\begin{thm}[]
Let $\chi$ be a primitive dirichlet character ($\mod N$), $N > 1$.
Then
\begin{align*}
L(1,\chi) =
- \frac{1}{G}
\sum_{n=1}^{N-1}\overline{\chi}(n)
\log \sin \frac{\pi n}{N}
+
\frac{i \pi}{NG}
\sum_{n=1}^{N-1}\overline{\chi}(n) n
\end{align*}
\end{thm}
\begin{lem}[]
Let $D$ be a fundamental discriminant and consider the gauss sum $G$ of $\chi_D$.
Then
\begin{align*}
G =
\left\{\begin{array}{ll}
\sqrt{D} & \text{if } D > 0\\
i\sqrt{D} & \text{if } D < 0
\end{array} \right.
\end{align*}
\end{lem}
So if $D > 0$, then $G$ is real and in the previous equation for $L(1,\chi_D)$, the imaginary part vanishes.
Likewise, if $D <0$, the real part vanishes.
\begin{thm}[]
Let $D$ be a fundamental discriminant. For $D < 0$, we have
\begin{align*}
h(D) = -\frac{w}{2 \abs{D}} \sum_{n=1}^{\abs{D} - 1} \chi_D(n) n
\end{align*}
where $w$ is as in \ref{eq:w}.
For $D > 0$ we have
\begin{align*}
h(D) = - \frac{1}{\log \epsilon_0} \sum_{n=1}^{D-1}\chi_D(n) \log \sin \frac{\pi n}{D}
\end{align*}
where $\epsilon_0 > 1$ is the fundamental unit of $f$.
\end{thm}
\begin{xmp}[]
With the previous theorem, we can compute the class numbers.
\begin{itemize}
\item $D = -3$: Here $w = 6$, so
\begin{align*}
h(-3) = - \frac{6}{2 \cdot 3} \sum_{n=1}^{2} \chi_{-3}(n) n = - (1-2) = 1
\end{align*}
\item $D = -4$: Here $w = 4$, so
\begin{align*}
h(-4) = 1
\end{align*}
\item For $D < -4$, we have $w = 2$, so
\begin{align*}
h(-7) &= 1\\
h(-8) &= 1\\
h(-11) &= 1\\
h(-15) &= 2\\
h(-19) &= 1\\
h(-20) &= 2\\
h(-23) &= 3
\end{align*}
\end{itemize}
\end{xmp}
If we check when $h(D) = 1$ for $D < 0$, we can find that this is the case for
\begin{align*}
D = -3, -4, -7, -8, -11, -19, -43, -67, -163
\end{align*}
Gauss calculated $h(D)$ for $D$ up to $-10'000$ and found no others and conjectured that theses were the only fundamental discriminants with class number $1$.
Furthermore, he conjectured that
\begin{align*}
h(D) \to \infty \quad \text{as} \quad D \to - \infty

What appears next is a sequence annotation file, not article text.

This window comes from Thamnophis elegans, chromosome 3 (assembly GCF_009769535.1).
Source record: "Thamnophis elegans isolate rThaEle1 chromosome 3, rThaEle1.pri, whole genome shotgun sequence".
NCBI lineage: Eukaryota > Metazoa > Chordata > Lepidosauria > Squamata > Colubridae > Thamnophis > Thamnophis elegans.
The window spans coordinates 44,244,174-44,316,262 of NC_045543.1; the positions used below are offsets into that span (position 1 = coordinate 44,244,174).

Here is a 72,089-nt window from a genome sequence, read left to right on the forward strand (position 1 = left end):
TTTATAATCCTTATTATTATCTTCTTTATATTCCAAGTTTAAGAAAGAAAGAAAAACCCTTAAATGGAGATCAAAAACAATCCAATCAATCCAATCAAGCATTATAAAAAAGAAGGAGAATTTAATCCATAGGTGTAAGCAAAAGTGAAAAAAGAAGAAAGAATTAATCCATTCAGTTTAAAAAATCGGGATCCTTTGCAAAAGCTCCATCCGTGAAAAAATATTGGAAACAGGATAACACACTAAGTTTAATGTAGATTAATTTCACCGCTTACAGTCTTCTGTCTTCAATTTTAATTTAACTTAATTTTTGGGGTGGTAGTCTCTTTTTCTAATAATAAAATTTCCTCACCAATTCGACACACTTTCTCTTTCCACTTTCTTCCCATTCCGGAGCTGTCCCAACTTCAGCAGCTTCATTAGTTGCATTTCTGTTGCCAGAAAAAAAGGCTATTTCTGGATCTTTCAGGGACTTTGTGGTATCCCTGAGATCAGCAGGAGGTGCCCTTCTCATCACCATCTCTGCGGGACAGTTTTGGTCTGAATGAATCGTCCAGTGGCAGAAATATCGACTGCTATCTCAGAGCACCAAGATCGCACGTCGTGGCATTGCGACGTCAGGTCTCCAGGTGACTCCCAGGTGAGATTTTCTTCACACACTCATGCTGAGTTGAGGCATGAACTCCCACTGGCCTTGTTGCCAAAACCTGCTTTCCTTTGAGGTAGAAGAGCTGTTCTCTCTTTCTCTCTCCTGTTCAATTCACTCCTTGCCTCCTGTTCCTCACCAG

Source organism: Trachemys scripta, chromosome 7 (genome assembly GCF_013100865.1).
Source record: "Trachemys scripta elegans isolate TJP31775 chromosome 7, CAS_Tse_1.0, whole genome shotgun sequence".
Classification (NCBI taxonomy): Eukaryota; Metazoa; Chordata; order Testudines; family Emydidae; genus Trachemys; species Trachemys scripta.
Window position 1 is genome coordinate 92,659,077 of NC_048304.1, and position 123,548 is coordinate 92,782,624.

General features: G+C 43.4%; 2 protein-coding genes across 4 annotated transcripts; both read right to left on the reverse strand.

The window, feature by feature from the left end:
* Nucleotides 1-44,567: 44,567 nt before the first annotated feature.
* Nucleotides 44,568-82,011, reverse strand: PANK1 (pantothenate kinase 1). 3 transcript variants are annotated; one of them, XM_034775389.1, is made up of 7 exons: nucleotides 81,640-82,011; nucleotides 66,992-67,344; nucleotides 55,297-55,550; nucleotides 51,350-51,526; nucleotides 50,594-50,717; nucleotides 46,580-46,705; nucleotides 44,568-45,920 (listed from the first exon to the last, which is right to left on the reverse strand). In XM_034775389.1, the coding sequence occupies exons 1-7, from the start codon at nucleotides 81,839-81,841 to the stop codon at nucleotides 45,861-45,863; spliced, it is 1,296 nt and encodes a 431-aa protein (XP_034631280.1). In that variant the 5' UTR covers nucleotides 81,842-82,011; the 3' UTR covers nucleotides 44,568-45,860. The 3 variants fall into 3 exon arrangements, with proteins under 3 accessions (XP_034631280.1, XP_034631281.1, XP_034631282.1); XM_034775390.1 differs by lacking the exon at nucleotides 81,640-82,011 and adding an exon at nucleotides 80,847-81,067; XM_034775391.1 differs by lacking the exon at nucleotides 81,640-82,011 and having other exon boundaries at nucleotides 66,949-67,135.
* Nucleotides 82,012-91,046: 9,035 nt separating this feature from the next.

\end{align*}
In 1934 it was proven that there could at most be a tenth fundamental discrimant with $h(D) = 1$ by Heilbronn and strenghed by Siegel where he shoed tha for $\epsilon > 0$
\begin{align*}
h(D) > C \abs{D}^{\frac{1}{2} - \epsilon} (D < 0)
\end{align*}
for some $C> 0$ (depending on $\epsilon)$.
Moreover, we can show that
\begin{align*}
\lim_{D \to -\infty} \frac{\log h(D)}{\log \abs{D}} = \frac{1}{2}
\end{align*}
\section{Calculating $L(1,\chi)$}
Let $\chi$ be a primitve character.
\begin{align*}
G = \sum_{n=1}^{N}\chi(n) e^{\frac{2 \pi i n}{N}}
\end{align*}
\begin{lem}[]
Let $\chi$ be a primitive dirichlet character ($\mod N$) and $G$ as above. Then
\begin{itemize}
\item $\sum_{n=1}^{N}\chi(n) e^{\frac{2 \pi i k n}{N}} = \overline{\chi(k)}G$ for all $k \in \Z$.
\item $\abs{G} = \sqrt{N}$.
\end{itemize}
\end{lem}
\begin{lem}[]
For $0 < \theta < 2 \pi$
\begin{align*}
\sum_{n=1}^{\infty} \frac{e^{in \theta}}{n} = - \log(2 \sin \tfrac{\theta}{2}) + i (\tfrac{\pi}{2} - \tfrac{\theta}{2})
\end{align*}
\end{lem}
\begin{thm}[]
Let $\chi$ be a primitive dirichlet character ($\mod N$), $N > 1$.
Then
\begin{align*}
L(1,\chi) =
- \frac{1}{G}
\sum_{n=1}^{N-1}\overline{\chi}(n)
\log \sin \frac{\pi n}{N}
+
\frac{i \pi}{NG}
\sum_{n=1}^{N-1}\overline{\chi}(n) n
\end{align*}
\end{thm}
\begin{lem}[]
Let $D$ be a fundamental discriminant and consider the gauss sum $G$ of $\chi_D$.
Then
\begin{align*}
G =
\left\{\begin{array}{ll}
\sqrt{D} & \text{if } D > 0\\
i\sqrt{D} & \text{if } D < 0
\end{array} \right.
\end{align*}
\end{lem}
So if $D > 0$, then $G$ is real and in the previous equation for $L(1,\chi_D)$, the imaginary part vanishes.
Likewise, if $D <0$, the real part vanishes.
\begin{thm}[]
Let $D$ be a fundamental discriminant. For $D < 0$, we have
\begin{align*}
h(D) = -\frac{w}{2 \abs{D}} \sum_{n=1}^{\abs{D} - 1} \chi_D(n) n
\end{align*}
where $w$ is as in \ref{eq:w}.
For $D > 0$ we have
\begin{align*}
h(D) = - \frac{1}{\log \epsilon_0} \sum_{n=1}^{D-1}\chi_D(n) \log \sin \frac{\pi n}{D}
\end{align*}
where $\epsilon_0 > 1$ is the fundamental unit of $f$.
\end{thm}
\begin{xmp}[]
With the previous theorem, we can compute the class numbers.